Craig Steiner, u.s.
Common Sense American Conservatism
About Me & This Website
For as long as I can remember, allegations and accusations about taxes and the rich and the poor have been a part of every election--well, except the current 2006 election which has not substantively addressed any issue other than Republicans prodding voters to "stay the course" and Democrats prodding voters to vote against Bush.
But in a normal election,
Do Tax Cuts Benefit Primarily The Rich?
In a word, yes. Now before anyone rushes to conclusions, it must fairly be pointed out that the reason the rich benefit most from tax cuts is because the rich are the ones that pay taxes. If I don't buy milk very often, I'm not going to see much benefit if there's a decrease in the price of milk. Likewise, if I don't pay much in taxes, I'm not going to see much benefit if there's a decrease in taxes. That doesn't mean a decrease in the price of milk or a tax cut is a bad thing, it simply means it will only effect those people that buy milk or pay taxes.
IRS data shows that in 2004, the richest 50% of the taxpayers paid 96.7% of all income taxes. From 1986 to 2004, the share paid by the richest half increased from 93.5% to 96.7%, and the share paid by the richest 1% increased from 25.75% to 36.89%. At the same time, the amount paid by the poorer half decreased from 6.5% in 1986 to 3.3% in 2004. While the poor's contribution was cut in half, the richest Americans saw their contribution increase by nearly 50%. When you get past the propaganda, for the last two decades the rich have been paying more and more while the poor have been paying less and less.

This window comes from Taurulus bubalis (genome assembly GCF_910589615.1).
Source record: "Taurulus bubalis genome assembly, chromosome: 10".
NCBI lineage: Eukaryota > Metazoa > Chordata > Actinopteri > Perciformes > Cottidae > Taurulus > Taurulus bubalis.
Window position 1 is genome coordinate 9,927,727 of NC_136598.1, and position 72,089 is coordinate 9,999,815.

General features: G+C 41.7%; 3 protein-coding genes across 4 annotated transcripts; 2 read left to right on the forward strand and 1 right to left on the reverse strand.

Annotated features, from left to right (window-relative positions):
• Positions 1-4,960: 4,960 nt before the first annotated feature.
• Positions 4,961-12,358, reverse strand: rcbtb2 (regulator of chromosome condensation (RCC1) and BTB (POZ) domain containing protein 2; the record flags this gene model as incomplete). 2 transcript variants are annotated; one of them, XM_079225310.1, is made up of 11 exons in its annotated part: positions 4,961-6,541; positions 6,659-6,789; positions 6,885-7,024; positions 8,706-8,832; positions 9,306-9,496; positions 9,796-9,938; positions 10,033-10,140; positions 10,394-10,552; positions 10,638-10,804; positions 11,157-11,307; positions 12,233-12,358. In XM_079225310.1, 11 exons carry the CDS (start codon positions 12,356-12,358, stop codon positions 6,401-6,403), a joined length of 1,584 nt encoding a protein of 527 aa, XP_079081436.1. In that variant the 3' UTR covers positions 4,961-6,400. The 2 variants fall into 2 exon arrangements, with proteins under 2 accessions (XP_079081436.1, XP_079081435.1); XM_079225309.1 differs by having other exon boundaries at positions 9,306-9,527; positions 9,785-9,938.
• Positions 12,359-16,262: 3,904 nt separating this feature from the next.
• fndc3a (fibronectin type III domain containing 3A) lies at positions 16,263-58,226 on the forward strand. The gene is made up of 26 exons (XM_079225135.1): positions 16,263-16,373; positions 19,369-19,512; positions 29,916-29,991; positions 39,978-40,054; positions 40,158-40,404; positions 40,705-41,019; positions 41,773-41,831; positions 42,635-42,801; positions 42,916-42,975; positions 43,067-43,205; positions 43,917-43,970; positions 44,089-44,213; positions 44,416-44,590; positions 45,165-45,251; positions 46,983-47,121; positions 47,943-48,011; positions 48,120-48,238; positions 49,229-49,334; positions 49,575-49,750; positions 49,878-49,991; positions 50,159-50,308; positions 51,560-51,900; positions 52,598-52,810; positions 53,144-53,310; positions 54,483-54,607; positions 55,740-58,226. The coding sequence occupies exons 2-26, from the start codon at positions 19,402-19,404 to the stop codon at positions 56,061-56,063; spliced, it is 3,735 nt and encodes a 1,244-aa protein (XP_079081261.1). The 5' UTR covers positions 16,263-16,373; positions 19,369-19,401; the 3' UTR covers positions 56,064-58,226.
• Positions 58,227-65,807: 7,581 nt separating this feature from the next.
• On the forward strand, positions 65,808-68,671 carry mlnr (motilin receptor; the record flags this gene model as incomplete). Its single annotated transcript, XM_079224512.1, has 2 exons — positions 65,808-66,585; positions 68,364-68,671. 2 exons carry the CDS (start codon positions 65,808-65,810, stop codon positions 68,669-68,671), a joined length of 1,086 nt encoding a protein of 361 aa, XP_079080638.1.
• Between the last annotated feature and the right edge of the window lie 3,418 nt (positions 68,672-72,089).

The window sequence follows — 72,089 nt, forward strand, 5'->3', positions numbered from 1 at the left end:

To put it simply, of the $832 billion in personal income taxes collected in 2004, the richest half of the country paid $804 billion while the poorest half only paid $27.4 billion.